5 Effects of Landfills on Human Health Explained
Effects of landfills on human health are; respiratory, epidermal and gastrointestinal ailments like asthma, persistent coughing, epidermal injury, fungal infection, and diarrhea.
The five(5) ailments listed above fall under the three broad categories (respiratory, epidermal and gastrointestinal) which are also listed.
This article discusses the effects of landfills on human health, as follows;
1). Respiratory Ailments (as one of the Effects of Landfills on Human Health)
Exposure to landfills has been identified as a cause of respiratory ailments in humans.
Generally, the level of severity of respiratory problems caused by landfill exposure, is proportional to the duration of exposure.
Therefore, long-term exposure leads to chronic illness, while short-term exposure may result in less-severe conditions.
However, some serious respiratory problems like asthma can result from short term exposure to landfills .
The cause of such problems is mainly pollution. The air around landfills is often filled with pollutants from biodegradation, dumping, and burning of waste . These pollutants may reduce air quality, and cause illnesses when inhaled by humans within the environs.
Bronchitic symptoms like persistent coughing are also prevalent in populations that live or work close to landfill sites.
Other severe respiratory ailments like tuberculosis have been found in people who work in or around landfills. While this may not be directly linked to landfill pollutants, it is apparent that exposure to landfills increases the risk of incidence.
Factors like proximity, age, health history, and smoking status of individuals may also determine the risk of respiratory illness from landfill exposure .
2). Epidermal Ailments
Skin problems are among the effects of landfills on human health.
Workers, scavengers, and residents within the environs of landfill sites, are usually at risk of injuries or lesions. These may result from waste materials like metals and glass, which such individuals may come in contact with in the process of sorting, collecting, or dumping waste, among other activities.
Pathogens in landfill waste may cause fungal epidermal infections. This is especially the case for municipal landfills, or other types of landfills with significant organic content.
The pathogens can be transmitted in various ways, including air-borne bioaerosols, which can cause skin infections on contact with humans .
Pollutants from landfills have also been found to cause irritation of the eyes and nose. In cases of landfill fire hazards, or incineration efforts in non-sanitary landfills, skin burns and eye damage may occur.
3). Gastrointestinal Ailments (as one of the Effects of Landfills on Human Health)
Gastrointestinal ailments associated with landfills include diarrhea; which has been found to be prevalent among people who live or work around landfill sites .
The mechanisms by which such ailments occur may vary.
Landfill-related gastrointestinal ailments may be caused by airborne pathogens in the form of bioaerosols; which could enter the body through inhalation, polluted water or food.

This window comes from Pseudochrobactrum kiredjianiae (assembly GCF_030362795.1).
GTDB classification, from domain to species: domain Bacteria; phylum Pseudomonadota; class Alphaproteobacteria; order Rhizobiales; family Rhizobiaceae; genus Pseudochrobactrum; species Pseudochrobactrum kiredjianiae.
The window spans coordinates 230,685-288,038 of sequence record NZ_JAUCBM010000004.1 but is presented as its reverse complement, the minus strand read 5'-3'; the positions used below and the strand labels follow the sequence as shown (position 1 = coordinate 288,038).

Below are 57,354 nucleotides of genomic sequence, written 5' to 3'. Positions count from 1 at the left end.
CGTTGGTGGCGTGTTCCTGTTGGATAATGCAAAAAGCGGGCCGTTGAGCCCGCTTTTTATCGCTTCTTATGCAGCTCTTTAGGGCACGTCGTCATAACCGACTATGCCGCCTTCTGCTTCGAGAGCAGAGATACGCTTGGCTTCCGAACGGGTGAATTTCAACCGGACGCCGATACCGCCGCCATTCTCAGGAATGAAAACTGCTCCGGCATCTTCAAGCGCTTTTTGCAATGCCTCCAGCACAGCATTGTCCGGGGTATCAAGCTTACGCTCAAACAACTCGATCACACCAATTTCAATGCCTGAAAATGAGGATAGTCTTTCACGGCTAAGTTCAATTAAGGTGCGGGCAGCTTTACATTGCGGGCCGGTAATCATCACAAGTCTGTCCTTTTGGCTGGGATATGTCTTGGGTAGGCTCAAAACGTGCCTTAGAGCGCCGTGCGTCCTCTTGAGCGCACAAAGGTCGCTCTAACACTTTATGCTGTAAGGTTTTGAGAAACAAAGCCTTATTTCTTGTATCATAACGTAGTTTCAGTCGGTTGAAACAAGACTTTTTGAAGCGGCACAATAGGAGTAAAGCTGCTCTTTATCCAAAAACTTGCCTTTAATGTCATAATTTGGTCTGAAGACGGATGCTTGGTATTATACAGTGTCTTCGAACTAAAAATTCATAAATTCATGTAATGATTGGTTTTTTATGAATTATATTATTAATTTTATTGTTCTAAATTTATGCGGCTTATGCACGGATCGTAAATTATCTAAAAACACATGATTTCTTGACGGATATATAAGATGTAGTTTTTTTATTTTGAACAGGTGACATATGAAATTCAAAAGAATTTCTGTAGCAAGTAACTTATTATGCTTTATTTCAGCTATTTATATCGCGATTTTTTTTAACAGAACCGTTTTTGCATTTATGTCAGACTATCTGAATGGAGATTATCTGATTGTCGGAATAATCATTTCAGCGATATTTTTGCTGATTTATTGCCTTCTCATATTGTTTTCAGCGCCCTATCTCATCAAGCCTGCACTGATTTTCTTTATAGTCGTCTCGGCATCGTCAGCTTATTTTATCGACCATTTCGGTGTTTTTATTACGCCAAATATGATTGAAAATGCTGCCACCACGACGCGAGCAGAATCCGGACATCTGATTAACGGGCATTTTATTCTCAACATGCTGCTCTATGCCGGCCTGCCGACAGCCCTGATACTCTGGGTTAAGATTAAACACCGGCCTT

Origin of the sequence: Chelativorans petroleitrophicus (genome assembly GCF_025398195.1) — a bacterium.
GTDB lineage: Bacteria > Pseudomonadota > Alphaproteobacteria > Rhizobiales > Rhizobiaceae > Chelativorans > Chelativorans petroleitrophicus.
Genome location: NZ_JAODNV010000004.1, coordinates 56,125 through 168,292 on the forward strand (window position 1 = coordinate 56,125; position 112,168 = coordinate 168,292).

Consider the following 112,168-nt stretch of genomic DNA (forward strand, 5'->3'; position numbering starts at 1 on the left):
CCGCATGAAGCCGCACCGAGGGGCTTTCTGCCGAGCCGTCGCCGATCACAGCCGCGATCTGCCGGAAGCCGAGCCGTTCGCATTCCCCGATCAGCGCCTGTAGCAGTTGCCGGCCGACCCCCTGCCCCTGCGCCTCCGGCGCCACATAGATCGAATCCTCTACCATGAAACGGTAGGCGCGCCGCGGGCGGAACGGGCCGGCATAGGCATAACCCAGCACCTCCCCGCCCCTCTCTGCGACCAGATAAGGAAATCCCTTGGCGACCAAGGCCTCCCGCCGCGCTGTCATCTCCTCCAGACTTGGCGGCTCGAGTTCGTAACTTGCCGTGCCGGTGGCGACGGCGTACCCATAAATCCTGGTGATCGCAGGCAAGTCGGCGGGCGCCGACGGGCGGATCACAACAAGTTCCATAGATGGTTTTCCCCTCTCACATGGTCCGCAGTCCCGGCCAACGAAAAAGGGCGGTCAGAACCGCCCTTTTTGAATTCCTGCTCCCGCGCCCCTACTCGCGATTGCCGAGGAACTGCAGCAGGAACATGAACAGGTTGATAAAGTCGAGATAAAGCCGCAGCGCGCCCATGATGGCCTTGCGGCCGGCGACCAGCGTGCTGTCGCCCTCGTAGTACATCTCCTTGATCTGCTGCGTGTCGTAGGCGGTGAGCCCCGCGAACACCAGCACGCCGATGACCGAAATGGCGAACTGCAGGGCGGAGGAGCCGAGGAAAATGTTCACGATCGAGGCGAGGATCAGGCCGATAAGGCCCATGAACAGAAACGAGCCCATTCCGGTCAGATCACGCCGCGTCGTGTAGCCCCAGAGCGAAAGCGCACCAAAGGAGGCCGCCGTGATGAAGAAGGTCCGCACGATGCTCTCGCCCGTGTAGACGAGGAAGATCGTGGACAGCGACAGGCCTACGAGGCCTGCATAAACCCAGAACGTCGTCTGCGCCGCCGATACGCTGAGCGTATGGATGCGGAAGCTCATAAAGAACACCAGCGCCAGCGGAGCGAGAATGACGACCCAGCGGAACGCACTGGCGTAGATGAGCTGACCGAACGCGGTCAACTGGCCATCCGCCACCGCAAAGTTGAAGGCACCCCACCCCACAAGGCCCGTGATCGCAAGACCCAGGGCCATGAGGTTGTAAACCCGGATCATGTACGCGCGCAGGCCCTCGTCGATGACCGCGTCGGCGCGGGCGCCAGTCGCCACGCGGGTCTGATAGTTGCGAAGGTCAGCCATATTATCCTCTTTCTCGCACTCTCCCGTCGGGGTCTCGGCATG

Food poisoning as a result of landfill pollution is not very uncommon. Leachate which is produced as waste decomposes in landfills, can infiltrate the soil and enter into groundwater, polluting the drinking water supply and causing food poisoning. The results of this can be very severe, depending on the elements in the leachate plume, among other factors.
Nausea, which is a symptom of typhoid alongside diarrhea, abdominal cramps and vomiting, may also be prevalent in populations that interact directly or indirectly with landfill sites.
Effects of landfills on human health are;
2. Persistent Coughing
3. Epidermal Injury
4. Fungal Infection
1). Axmalia, A.; Hariyono, S. A. M. (2021). “The Impact of the Piyungan Landfills Waste on Public Health Problems in Dusun Ngablak Desa Sitimulyo Kecamatan Piyungan.” Environmental Science. Available at: https://doi.org/10.47310/IARJIMPH.2021.V02I02.004. (Accessed 6 November 2022).
2). Kret, J.; Dame, L. D.; Tutlam, N. T.; DeClue, R.; Schmidt, S.; Donaldson, K.; Lewis, R. D., Rigdon, S. E.; Davis, S.; Zelicoff, A.; King, C.; Wang, Y.; Patrick, S.; Khan, F. (2018). “A respiratory health survey of a subsurface smoldering landfill.” Environmental Research 166:427-436. Available at: https://doi.org/10.1016/j.envres.2018.05.025. (Accessed 6 November 2022).
3). Nair, A. T. (2021). “Bioaerosols in the landfill environment: an overview of microbial diversity and potential health hazards.” Aerobiologia 37(1). Available at: https://doi.org/10.1007/s10453-021-09693-9. (Accessed 6 November 2022).
4). Odonkor, S. T.; Mahami, T. (2020). “Microbial Air Quality in Neighborhoods near Landfill Sites: Implications for Public Health.” Journal of Environmental and Public Health 2020(3):1-10. Available at: https://doi.org/10.1155/2020/4609164. (Accessed 8 November 2022).
5). Tlotleng, N.; Kootbodien, T.; Wilson, K. S.; Made, F.; Ntlebi, V.; Kgalamono, S.; Mokone, M.; Preez, K. D.; Naicker, N. (2019). “Prevalence of Respiratory Health Symptoms among Landfill Waste Recyclers in the City of Johannesburg, South Africa.” International Journal of Environmental Research and Public Health 16(21). Available at: https://doi.org/10.3390/ijerph16214277. (Accessed 6 November 2022).